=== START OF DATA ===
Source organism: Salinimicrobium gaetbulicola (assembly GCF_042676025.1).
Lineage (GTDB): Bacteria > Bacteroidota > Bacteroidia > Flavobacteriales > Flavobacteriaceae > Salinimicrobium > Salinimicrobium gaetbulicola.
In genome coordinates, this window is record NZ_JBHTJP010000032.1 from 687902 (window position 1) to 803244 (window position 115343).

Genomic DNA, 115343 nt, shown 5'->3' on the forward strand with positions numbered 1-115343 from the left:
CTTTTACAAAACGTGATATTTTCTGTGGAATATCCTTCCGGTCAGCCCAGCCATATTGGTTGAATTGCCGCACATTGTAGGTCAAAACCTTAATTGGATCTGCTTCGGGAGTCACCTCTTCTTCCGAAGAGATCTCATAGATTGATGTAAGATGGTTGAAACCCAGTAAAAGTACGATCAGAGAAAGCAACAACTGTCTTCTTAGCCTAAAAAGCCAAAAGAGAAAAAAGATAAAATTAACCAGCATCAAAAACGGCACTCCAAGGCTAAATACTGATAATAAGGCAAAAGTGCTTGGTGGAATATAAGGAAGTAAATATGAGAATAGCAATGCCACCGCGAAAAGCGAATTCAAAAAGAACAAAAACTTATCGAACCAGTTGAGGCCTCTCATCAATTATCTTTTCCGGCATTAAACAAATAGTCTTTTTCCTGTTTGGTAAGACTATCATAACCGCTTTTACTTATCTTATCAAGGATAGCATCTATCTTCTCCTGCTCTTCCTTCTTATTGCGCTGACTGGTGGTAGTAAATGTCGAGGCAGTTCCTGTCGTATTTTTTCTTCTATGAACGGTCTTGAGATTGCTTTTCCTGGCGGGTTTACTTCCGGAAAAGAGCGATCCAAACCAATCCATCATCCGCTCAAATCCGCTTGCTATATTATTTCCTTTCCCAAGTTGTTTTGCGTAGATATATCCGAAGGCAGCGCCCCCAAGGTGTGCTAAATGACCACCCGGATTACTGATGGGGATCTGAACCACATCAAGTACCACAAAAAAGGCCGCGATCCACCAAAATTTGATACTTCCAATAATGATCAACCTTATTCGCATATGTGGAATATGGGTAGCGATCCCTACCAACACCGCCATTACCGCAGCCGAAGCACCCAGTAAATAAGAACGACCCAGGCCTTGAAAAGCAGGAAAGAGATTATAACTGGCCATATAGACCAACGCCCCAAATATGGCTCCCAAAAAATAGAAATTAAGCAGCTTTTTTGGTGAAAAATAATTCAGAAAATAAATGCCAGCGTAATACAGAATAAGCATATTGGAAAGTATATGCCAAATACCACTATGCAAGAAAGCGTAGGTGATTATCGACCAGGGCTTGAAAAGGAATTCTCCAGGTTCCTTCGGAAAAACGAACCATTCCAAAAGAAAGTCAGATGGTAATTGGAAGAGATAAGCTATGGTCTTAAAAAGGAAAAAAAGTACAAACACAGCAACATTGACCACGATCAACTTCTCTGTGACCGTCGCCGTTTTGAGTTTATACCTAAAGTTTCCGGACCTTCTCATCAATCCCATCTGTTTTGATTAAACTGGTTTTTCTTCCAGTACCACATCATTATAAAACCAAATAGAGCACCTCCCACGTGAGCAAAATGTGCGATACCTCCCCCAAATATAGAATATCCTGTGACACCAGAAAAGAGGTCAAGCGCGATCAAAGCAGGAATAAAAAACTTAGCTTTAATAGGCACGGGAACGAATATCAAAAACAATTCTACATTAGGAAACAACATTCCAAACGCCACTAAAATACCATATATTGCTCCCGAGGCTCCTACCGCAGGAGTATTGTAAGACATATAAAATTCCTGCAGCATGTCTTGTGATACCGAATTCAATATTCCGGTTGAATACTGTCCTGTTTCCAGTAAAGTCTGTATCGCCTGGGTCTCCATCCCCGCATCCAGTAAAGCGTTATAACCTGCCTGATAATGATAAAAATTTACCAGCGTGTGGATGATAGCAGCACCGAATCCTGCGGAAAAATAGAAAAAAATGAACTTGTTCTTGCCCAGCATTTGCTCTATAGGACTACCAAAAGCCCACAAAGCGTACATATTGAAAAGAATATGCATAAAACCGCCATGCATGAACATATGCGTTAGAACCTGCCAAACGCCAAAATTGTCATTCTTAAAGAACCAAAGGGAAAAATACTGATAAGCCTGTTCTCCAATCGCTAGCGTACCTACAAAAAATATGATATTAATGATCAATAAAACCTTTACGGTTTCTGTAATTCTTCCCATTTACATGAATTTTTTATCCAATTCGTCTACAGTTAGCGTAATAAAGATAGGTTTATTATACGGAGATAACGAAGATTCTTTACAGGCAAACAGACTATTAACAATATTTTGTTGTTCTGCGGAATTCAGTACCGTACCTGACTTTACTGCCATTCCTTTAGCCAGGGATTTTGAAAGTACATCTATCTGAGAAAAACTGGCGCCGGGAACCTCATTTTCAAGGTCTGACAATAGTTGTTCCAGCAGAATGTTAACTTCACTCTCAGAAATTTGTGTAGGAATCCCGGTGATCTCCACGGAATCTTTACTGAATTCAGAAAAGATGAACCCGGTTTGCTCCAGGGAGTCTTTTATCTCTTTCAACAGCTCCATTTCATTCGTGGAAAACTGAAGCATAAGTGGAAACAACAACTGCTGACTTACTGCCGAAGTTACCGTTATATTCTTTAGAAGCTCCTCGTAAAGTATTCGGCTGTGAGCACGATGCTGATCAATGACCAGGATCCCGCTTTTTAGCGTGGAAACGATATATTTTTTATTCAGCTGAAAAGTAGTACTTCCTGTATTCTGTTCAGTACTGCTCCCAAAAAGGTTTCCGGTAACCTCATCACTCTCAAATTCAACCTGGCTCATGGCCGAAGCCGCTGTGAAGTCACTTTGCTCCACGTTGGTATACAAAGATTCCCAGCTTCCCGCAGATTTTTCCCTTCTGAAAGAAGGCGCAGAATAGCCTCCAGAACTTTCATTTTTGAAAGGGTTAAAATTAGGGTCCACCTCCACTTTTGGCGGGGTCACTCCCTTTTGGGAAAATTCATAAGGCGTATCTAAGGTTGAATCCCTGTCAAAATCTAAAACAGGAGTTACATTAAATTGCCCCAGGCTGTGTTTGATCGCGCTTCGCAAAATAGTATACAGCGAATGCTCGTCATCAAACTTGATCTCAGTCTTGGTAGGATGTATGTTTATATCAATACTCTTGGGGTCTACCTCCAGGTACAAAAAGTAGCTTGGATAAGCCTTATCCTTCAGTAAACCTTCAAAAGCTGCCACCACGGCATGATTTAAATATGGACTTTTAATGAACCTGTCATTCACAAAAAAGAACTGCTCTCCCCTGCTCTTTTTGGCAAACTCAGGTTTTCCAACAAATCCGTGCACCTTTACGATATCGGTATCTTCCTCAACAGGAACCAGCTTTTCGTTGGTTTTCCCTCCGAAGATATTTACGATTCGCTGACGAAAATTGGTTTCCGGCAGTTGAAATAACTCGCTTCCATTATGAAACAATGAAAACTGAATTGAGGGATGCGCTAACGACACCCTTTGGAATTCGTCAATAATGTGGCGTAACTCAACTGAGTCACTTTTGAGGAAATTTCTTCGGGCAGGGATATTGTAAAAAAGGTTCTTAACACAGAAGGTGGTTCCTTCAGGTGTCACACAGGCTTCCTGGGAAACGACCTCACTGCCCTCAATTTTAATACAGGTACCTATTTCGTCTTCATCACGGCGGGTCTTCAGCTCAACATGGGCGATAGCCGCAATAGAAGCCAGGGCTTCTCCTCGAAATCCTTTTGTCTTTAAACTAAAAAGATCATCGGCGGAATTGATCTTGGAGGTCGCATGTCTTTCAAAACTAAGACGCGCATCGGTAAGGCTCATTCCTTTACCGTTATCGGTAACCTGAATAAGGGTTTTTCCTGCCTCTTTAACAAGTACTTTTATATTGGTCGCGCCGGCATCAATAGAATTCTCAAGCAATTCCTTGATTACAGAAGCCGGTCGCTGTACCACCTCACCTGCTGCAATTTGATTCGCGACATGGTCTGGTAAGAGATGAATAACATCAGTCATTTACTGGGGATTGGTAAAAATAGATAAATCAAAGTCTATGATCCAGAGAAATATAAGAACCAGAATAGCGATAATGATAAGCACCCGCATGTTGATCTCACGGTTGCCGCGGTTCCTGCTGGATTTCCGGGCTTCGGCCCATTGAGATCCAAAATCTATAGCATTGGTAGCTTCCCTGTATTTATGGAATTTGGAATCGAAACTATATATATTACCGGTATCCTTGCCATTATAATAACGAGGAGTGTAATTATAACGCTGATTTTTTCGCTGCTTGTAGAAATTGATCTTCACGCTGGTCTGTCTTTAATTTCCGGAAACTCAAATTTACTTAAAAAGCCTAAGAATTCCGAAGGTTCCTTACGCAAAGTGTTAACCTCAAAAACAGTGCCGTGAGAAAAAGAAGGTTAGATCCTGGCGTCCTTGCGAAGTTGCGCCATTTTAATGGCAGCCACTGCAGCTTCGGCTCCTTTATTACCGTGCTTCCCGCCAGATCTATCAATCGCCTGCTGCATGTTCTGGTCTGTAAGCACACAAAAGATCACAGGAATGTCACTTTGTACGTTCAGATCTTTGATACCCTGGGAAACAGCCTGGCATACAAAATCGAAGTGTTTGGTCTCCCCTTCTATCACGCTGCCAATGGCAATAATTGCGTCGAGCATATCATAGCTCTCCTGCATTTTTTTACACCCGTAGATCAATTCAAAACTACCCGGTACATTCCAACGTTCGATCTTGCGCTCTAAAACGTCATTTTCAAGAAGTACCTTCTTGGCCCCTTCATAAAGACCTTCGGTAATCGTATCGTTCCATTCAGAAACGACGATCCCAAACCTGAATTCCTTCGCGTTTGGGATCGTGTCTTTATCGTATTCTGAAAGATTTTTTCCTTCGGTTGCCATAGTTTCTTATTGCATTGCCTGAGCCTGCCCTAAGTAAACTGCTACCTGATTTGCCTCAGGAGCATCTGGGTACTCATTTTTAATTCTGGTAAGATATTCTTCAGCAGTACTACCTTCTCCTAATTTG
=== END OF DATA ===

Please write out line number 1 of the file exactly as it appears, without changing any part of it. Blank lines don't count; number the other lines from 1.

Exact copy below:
Source organism: Salinimicrobium gaetbulicola (assembly GCF_042676025.1).